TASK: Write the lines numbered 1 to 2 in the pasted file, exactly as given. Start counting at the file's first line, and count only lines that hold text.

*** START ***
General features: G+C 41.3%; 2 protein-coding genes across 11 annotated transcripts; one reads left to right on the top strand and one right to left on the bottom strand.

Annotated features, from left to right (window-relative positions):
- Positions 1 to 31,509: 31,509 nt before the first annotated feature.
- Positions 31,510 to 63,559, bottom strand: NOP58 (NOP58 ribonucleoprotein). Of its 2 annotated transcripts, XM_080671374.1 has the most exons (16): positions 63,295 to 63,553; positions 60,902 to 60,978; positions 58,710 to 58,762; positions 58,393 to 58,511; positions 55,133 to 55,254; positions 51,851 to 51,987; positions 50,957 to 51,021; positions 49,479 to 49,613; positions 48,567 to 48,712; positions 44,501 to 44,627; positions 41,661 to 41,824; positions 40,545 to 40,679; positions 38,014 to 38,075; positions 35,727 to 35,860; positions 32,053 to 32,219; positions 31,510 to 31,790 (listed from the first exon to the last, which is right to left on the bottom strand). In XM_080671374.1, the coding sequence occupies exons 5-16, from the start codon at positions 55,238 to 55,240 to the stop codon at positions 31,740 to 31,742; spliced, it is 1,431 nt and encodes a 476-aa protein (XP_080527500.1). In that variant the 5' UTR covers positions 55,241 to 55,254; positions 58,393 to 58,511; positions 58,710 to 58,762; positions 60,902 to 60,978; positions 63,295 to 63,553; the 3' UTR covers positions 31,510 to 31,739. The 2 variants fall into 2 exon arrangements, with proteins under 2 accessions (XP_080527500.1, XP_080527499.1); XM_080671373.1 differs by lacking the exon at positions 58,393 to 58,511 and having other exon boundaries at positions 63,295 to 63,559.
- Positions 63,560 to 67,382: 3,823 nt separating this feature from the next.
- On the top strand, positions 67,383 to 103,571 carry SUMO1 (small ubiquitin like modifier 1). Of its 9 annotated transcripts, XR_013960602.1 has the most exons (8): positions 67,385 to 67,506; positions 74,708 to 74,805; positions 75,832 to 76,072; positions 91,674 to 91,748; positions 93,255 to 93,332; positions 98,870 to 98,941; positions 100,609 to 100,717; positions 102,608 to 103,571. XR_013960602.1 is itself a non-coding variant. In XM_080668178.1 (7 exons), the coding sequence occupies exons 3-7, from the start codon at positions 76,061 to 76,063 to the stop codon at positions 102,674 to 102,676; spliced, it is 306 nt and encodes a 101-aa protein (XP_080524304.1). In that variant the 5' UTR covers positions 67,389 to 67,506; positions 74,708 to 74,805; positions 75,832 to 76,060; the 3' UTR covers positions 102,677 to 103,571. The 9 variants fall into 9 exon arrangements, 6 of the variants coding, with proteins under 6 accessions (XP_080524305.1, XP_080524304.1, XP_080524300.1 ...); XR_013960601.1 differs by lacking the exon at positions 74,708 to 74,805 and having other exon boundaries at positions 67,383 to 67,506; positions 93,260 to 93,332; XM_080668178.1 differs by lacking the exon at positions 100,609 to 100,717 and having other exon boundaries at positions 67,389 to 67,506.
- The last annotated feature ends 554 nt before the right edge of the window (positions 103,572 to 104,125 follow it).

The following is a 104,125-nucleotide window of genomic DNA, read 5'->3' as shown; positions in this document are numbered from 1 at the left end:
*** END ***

General features: G+C 41.3%; 2 protein-coding genes across 11 annotated transcripts; one reads left to right on the top strand and one right to left on the bottom strand.

Annotated features, from left to right (window-relative positions):